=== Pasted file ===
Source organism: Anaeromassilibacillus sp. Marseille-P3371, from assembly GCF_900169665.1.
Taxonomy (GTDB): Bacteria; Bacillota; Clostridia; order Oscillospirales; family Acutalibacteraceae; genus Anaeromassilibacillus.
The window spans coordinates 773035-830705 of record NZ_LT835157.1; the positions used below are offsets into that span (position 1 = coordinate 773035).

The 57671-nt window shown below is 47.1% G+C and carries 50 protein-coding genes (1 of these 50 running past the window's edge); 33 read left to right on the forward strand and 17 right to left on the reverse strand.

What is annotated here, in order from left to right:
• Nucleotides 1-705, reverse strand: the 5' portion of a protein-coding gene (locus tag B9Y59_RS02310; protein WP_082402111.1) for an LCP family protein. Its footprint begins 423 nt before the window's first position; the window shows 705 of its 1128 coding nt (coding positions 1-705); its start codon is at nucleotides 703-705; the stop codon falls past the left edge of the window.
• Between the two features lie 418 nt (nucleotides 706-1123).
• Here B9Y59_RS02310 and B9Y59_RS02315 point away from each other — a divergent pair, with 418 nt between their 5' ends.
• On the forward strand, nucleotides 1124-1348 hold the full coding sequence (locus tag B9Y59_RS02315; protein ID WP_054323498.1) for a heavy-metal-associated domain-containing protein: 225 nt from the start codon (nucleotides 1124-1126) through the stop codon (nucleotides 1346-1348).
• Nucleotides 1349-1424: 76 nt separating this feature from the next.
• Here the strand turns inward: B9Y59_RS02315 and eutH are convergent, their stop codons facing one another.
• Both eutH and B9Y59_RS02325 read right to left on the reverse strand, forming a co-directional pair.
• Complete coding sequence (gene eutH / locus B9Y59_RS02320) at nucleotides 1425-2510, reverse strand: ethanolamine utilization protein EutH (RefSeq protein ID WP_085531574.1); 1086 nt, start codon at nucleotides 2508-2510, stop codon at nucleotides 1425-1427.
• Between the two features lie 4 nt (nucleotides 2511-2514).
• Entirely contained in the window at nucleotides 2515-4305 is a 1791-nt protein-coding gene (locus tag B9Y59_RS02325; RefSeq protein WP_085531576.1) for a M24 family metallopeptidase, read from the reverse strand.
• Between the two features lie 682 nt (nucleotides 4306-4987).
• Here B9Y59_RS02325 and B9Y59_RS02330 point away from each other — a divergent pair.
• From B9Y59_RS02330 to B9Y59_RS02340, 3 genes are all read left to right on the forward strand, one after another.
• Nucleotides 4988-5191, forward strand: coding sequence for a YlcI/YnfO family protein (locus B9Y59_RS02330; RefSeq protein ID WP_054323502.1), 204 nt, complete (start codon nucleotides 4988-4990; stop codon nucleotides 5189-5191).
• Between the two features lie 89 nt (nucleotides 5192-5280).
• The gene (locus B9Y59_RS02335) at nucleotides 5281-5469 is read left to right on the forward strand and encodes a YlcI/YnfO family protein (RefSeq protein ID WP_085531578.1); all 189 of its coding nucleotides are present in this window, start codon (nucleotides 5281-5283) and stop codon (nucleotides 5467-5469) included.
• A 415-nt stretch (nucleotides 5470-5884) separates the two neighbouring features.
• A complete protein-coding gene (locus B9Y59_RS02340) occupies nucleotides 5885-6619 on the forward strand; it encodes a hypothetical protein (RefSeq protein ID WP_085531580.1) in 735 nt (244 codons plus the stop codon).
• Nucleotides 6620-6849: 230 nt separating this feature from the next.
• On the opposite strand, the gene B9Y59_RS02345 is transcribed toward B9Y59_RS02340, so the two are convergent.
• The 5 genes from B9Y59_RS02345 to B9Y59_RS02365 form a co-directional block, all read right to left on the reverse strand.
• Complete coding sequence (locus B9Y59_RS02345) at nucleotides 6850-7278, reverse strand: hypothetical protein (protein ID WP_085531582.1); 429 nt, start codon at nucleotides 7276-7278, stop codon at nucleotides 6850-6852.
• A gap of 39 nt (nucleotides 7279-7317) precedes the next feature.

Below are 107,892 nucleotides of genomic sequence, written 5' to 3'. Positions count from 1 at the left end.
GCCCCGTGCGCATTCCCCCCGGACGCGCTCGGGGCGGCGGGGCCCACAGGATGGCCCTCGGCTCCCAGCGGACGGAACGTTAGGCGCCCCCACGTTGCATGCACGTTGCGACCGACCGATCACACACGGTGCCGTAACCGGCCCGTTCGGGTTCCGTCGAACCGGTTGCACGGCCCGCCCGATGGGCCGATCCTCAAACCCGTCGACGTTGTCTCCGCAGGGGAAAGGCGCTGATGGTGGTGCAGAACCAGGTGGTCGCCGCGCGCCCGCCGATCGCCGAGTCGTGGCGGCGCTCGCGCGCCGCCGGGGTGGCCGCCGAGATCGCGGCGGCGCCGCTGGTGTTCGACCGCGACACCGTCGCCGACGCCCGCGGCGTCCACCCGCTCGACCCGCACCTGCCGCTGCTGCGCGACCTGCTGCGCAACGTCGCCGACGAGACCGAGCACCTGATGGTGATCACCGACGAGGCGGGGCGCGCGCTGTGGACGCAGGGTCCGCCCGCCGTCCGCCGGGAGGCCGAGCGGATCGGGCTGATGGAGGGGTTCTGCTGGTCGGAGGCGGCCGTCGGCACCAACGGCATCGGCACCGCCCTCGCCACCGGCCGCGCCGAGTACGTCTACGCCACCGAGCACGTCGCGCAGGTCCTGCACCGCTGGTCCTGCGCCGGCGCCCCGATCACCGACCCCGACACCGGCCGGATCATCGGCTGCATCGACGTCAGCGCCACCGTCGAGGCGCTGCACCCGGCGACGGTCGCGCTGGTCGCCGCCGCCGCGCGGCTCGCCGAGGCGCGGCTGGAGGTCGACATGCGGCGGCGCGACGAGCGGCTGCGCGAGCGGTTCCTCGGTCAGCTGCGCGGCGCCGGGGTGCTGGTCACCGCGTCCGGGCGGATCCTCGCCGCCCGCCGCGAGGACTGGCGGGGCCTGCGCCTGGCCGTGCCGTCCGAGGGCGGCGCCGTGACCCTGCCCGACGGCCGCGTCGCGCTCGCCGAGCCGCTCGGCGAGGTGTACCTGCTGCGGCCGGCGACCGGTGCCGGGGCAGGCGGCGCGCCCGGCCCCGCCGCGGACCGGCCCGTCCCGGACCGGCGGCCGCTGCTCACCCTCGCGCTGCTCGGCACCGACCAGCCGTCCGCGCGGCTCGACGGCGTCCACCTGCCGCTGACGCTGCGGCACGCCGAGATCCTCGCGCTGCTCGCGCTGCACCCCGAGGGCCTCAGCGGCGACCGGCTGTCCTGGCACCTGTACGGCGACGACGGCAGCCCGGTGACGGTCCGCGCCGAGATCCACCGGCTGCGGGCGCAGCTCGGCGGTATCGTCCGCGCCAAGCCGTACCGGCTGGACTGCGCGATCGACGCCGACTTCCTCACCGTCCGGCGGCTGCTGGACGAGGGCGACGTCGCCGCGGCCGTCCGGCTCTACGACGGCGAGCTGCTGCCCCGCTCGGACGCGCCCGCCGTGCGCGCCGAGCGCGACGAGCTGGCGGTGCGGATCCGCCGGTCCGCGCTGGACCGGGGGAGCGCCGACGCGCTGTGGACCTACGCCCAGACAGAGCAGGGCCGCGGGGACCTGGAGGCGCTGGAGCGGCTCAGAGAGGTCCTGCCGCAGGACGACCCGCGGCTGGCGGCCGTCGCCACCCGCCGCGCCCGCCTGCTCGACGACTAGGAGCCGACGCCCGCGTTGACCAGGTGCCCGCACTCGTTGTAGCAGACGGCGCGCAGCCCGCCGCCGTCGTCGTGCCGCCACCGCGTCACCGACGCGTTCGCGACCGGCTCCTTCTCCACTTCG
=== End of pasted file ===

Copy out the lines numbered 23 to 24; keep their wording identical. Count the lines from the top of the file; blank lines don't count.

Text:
• A complete protein-coding gene (locus B9Y59_RS02340) occupies nucleotides 5885-6619 on the forward strand; it encodes a hypothetical protein (RefSeq protein ID WP_085531580.1) in 735 nt (244 codons plus the stop codon).
• Nucleotides 6620-6849: 230 nt separating this feature from the next.